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Posted October 25, 2013 | Leave a comment
Dominion plant hits the halfway mark
By Ryan Cornell
FRONT ROYAL -- After reaching the halfway mark last month, construction on Dominion Virginia Power's plant in Warren County is steadily chugging along toward powering 325,000 Northern and Central Virginia homes with electricity in the fourth quarter of 2014.
The 1,329 megawatt natural gas-fired power plant, located three miles north of Front Royal, is being constructed by a joint venture consisting of Zachry Inc. and Burns & McDonnell, and will be owned and operated by Dominion Virginia Power.
Site Construction Manager Colin Kelly said on Wednesday that the plant is at 57 percent completion and that construction is right on schedule. He said crews still need to finish building the air-cooled condenser, complete wiring of the plant and construct a water treatment building.
"The walls, windows and roof is up, but the wiring and plumbing is needed inside," he said, comparing the power station to a house.
He said the power station will begin its start-up and commissioning activities near the end of May, and its reliability and performance testing from August to October of next year.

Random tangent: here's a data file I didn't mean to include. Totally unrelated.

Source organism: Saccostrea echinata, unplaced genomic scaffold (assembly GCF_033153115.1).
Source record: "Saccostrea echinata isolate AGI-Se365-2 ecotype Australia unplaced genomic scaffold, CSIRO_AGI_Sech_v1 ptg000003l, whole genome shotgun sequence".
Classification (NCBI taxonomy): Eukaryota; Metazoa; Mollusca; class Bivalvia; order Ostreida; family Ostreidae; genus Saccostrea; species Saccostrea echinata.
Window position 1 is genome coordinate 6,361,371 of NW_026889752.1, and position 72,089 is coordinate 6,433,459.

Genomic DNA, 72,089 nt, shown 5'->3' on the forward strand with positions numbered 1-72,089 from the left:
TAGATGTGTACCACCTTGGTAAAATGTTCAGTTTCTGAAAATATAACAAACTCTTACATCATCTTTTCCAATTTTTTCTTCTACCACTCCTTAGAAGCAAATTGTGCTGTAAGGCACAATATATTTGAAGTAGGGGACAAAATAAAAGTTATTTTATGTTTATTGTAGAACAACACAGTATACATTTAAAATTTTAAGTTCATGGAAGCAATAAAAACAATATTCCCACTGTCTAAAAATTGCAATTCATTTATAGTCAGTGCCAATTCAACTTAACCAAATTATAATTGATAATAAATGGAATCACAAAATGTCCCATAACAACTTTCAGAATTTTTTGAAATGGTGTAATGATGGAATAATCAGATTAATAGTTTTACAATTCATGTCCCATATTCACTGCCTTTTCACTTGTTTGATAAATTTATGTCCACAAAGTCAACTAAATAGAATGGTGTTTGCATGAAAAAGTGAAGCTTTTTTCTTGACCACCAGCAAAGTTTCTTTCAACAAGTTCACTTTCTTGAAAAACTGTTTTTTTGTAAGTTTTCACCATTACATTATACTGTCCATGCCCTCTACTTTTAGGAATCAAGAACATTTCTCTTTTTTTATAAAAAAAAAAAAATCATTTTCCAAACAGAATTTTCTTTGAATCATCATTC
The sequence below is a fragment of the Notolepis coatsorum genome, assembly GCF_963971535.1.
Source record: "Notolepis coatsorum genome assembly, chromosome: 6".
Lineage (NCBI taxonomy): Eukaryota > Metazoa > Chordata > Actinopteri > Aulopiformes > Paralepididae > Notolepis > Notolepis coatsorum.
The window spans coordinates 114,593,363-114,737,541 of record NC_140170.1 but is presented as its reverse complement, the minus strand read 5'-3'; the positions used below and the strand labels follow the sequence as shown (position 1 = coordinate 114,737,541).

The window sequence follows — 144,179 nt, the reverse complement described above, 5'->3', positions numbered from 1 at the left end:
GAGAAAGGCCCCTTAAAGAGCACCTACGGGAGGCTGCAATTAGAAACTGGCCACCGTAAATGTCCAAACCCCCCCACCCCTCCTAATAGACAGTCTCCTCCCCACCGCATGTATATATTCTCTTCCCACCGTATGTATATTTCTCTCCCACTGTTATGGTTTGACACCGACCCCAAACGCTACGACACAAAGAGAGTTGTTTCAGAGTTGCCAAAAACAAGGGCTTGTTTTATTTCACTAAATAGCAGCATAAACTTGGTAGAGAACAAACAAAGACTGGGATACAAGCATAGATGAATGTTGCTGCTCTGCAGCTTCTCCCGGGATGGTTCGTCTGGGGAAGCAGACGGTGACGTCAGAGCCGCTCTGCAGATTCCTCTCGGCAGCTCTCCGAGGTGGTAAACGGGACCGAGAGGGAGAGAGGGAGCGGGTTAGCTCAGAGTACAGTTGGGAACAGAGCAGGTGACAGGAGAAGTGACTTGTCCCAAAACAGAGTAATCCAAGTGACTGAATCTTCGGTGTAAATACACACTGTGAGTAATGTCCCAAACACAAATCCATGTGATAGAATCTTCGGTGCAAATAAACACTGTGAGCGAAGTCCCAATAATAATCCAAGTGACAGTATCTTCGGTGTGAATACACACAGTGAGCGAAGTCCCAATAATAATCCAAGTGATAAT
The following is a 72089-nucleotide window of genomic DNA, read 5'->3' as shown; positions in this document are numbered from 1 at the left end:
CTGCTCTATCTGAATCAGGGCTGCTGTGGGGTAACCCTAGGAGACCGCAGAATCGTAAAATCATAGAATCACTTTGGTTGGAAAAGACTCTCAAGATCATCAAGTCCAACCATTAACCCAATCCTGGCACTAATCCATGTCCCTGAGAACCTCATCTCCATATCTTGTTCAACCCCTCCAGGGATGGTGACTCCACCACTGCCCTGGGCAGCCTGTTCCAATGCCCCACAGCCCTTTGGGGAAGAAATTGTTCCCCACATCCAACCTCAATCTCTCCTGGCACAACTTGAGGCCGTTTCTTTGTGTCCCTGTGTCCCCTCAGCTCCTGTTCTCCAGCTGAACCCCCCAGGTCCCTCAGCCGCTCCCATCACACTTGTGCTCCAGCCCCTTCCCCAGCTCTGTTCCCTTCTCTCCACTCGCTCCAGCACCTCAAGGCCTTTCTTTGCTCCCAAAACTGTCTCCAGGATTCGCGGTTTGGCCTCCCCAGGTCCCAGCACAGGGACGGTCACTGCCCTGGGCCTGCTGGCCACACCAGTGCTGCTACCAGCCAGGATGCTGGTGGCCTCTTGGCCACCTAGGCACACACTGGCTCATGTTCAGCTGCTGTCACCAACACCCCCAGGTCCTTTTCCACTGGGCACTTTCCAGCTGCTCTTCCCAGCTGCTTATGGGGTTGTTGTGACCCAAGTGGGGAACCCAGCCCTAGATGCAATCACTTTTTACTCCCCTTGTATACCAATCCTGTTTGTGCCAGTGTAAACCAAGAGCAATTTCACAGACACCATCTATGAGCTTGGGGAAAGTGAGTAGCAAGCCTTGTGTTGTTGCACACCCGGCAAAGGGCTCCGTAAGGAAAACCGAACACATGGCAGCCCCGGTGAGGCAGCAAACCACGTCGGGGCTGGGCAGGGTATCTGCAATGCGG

According to Kelly, 1,550 people including the management are currently working on the site and 25 percent of those workers are from within a 50-mile radius. After construction is finished, 40 full-time employees will work at the plant.
Those workers have been hired and are undergoing a nine-month training cycle to start work in the spring.
The $1.1 billion project has done plenty to spur on Warren County in terms of tax dollars and Front Royal business, but it's also a feat of modern technology. Kelly said it's the first "three-in-one" -- which refers to the three combustion turbines -- plant in Virginia. He added that it's the first plant he's ever built utilizing "G-technology."
"It's kind of like airplanes," he said. "For a while, the 747 was the standard. Then the 737 was used and now they're using the 777."
If there's ever an electrical blackout, Kelly said a battery system is equipped to last for several hours and an emergency backup generator, powered by diesel fuel, can keep things running.
Dominion Virginia Power, Zachry and Burns & McDonnell have also found ways to give back to the local community. The organizations were involved in upgrading the Riverton Boat Ramp by paving the ramp, landscaping the area and installing a streetlamp. They delivered about 10,000 pounds of food for a 2012 Christmas food drive and Kelly said they plan to double that number this year. They raised more than $240,000 for the United Way Fund in 2012 and provided 250 stuffed backpacks for local schools this fall.
Kelly said the power station is scheduled to reach 75 percent completion in about five months.
Contact staff writer Ryan Cornell at 540-465-5137 ext. 164, or email@example.com
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